If the plan goes ahead the site will be Britain’s first official monument to those killed performing humanitarian aid work across the world. Project managers are hoping the memorial will be installed within the next few years.
As a first step, on World Humanitarian Day on 19 August representatives of the British government, the UN and aid agencies will attend a wreath-laying ceremony at the Innocent Victims Memorial in the precincts of Westminster Abbey.
This will be the first gathering of its kind in Britain to mark World Humanitarian Day. The day commemorates the bombing of the UN headquarters in Baghdad on 19 August 2003, which killed 22 people, including the special representative of the UN secretary general.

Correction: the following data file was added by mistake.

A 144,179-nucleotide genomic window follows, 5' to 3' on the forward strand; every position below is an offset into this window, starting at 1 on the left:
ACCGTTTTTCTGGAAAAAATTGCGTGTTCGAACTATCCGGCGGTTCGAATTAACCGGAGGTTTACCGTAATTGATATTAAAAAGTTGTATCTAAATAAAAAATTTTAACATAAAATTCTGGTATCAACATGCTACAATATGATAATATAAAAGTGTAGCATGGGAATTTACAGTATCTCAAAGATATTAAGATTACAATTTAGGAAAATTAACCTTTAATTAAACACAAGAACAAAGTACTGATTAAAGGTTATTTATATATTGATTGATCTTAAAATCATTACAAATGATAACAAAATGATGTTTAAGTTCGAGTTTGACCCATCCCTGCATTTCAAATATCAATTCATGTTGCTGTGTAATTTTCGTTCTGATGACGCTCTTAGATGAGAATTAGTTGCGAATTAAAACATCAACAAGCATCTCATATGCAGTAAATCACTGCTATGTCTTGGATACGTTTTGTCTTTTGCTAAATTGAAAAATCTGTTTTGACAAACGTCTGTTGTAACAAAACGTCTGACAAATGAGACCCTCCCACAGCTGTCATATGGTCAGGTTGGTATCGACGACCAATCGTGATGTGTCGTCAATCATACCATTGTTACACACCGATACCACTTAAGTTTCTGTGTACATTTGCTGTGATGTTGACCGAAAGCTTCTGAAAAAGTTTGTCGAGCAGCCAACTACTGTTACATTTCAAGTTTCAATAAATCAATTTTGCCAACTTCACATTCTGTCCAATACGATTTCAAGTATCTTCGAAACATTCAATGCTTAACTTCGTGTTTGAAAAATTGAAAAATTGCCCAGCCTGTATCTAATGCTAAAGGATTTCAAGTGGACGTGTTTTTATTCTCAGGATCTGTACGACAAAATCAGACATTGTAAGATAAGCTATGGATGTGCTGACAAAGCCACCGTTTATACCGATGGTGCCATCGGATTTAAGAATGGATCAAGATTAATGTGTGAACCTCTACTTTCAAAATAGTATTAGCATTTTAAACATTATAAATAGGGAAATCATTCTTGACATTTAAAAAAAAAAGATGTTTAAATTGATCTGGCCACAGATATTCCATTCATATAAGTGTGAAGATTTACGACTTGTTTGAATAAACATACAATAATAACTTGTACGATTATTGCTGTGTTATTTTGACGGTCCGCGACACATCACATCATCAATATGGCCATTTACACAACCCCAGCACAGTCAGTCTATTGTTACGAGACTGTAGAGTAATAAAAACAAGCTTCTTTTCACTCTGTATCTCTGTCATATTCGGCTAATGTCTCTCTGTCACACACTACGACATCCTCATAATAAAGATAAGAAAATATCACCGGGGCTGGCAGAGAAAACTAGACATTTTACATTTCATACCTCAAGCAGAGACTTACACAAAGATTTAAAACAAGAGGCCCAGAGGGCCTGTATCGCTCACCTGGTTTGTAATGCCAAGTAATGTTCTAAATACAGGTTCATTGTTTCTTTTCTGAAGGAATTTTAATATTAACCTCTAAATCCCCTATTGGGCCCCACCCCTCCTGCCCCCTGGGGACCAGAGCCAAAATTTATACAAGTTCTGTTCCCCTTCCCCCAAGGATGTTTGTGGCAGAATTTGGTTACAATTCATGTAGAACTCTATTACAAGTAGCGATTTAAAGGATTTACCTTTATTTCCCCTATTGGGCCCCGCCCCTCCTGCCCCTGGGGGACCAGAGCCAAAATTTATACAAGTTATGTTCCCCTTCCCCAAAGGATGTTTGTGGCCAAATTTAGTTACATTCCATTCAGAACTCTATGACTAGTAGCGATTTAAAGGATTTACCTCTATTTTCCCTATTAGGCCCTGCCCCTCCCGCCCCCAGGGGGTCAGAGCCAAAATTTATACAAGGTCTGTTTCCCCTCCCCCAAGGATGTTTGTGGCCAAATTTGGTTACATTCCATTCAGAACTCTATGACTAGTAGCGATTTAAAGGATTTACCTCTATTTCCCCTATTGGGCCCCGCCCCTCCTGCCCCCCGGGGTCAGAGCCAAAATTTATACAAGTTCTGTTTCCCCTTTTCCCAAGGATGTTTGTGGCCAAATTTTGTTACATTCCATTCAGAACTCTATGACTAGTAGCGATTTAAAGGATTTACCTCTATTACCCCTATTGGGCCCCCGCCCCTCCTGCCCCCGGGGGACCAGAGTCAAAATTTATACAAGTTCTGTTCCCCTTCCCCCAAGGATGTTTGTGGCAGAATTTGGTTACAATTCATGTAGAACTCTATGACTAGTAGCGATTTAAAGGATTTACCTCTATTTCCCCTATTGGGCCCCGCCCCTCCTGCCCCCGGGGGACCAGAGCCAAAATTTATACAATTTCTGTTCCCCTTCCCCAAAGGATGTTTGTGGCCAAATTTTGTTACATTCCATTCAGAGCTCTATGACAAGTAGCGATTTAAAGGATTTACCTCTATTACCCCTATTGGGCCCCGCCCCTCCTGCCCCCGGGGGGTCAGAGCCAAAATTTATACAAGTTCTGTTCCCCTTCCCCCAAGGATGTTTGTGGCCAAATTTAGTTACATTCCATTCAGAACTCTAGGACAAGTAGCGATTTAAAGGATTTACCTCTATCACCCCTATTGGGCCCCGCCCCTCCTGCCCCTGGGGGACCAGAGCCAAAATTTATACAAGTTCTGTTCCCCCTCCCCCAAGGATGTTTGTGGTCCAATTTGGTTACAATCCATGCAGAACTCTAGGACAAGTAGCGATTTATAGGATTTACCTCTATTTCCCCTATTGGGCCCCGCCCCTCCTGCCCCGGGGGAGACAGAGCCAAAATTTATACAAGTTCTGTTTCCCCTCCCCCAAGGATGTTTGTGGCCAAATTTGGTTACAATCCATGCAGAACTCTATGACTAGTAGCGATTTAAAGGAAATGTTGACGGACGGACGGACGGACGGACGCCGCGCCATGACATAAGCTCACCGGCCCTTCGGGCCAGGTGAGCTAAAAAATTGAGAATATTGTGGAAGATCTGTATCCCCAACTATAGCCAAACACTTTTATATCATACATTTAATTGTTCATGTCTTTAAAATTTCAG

The British government also reportedly intends to use its current chairmanship of the UN Security Council to press for a debate on the safety of aid workers on World Humanitarian Day.
Canon Andrew Tremlett, sub-dean at Westminster Abbey, said: “When somebody has died taking in aid during a conflict they might come into the national limelight for a moment and then the world moves on. And I think for their families actually having something that is a permanent memorial is probably the key thing.
“It is also a way of saying that we as a nation are honouring service that is given often out of sight and often out of a real sense of duty.
“They are people working in extreme conditions but often their service is not recognised or acknowledged.”
Over the late 20th-early 21st century there has been an explosion of humanitarian workers in warzones, Westminster government estimates there is something like a quater of a million aid workers currently in action.